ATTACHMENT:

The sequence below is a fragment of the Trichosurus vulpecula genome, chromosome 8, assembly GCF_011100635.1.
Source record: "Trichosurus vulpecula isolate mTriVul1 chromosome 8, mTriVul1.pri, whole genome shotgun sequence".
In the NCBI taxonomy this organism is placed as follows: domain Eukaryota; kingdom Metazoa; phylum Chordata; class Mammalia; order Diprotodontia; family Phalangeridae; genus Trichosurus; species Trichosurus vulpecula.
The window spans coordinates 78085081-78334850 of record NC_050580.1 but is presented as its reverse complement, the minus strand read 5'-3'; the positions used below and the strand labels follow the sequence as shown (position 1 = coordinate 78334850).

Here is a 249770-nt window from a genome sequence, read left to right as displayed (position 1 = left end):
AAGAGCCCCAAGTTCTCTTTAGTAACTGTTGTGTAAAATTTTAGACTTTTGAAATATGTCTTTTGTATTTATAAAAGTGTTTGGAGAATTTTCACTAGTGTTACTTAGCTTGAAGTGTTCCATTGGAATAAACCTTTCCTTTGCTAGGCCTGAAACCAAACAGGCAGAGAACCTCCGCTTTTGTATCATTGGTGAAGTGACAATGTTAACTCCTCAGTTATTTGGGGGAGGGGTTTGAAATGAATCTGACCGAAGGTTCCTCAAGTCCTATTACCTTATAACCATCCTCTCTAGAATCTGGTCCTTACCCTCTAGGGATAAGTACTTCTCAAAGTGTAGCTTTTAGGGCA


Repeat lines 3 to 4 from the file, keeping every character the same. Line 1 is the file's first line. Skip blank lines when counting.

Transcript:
In the NCBI taxonomy this organism is placed as follows: domain Eukaryota; kingdom Metazoa; phylum Chordata; class Mammalia; order Diprotodontia; family Phalangeridae; genus Trichosurus; species Trichosurus vulpecula.
The window spans coordinates 78085081-78334850 of record NC_050580.1 but is presented as its reverse complement, the minus strand read 5'-3'; the positions used below and the strand labels follow the sequence as shown (position 1 = coordinate 78334850).